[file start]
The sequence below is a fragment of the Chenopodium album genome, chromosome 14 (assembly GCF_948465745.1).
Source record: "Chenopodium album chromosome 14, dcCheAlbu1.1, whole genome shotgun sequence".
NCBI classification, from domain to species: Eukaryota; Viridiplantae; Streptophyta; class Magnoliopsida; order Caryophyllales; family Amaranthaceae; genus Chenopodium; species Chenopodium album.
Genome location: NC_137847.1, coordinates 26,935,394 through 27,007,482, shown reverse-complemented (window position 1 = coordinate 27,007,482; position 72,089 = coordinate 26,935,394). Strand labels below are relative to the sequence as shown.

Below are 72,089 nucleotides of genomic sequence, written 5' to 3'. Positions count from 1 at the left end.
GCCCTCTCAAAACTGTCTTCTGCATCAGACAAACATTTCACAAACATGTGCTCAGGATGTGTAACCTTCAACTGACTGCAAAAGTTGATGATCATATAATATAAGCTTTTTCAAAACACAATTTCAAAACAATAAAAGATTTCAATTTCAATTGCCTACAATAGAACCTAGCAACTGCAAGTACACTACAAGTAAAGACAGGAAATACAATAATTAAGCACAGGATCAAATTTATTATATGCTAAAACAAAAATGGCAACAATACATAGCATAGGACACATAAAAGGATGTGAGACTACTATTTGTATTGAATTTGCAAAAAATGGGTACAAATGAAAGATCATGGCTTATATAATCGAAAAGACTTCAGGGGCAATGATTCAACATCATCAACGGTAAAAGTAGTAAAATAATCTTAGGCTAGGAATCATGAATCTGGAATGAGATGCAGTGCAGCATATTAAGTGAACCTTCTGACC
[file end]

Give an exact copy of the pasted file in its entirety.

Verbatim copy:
The sequence below is a fragment of the Chenopodium album genome, chromosome 14 (assembly GCF_948465745.1).
Source record: "Chenopodium album chromosome 14, dcCheAlbu1.1, whole genome shotgun sequence".
NCBI classification, from domain to species: Eukaryota; Viridiplantae; Streptophyta; class Magnoliopsida; order Caryophyllales; family Amaranthaceae; genus Chenopodium; species Chenopodium album.
Genome location: NC_137847.1, coordinates 26,935,394 through 27,007,482, shown reverse-complemented (window position 1 = coordinate 27,007,482; position 72,089 = coordinate 26,935,394). Strand labels below are relative to the sequence as shown.

Below are 72,089 nucleotides of genomic sequence, written 5' to 3'. Positions count from 1 at the left end.
GCCCTCTCAAAACTGTCTTCTGCATCAGACAAACATTTCACAAACATGTGCTCAGGATGTGTAACCTTCAACTGACTGCAAAAGTTGATGATCATATAATATAAGCTTTTTCAAAACACAATTTCAAAACAATAAAAGATTTCAATTTCAATTGCCTACAATAGAACCTAGCAACTGCAAGTACACTACAAGTAAAGACAGGAAATACAATAATTAAGCACAGGATCAAATTTATTATATGCTAAAACAAAAATGGCAACAATACATAGCATAGGACACATAAAAGGATGTGAGACTACTATTTGTATTGAATTTGCAAAAAATGGGTACAAATGAAAGATCATGGCTTATATAATCGAAAAGACTTCAGGGGCAATGATTCAACATCATCAACGGTAAAAGTAGTAAAATAATCTTAGGCTAGGAATCATGAATCTGGAATGAGATGCAGTGCAGCATATTAAGTGAACCTTCTGACC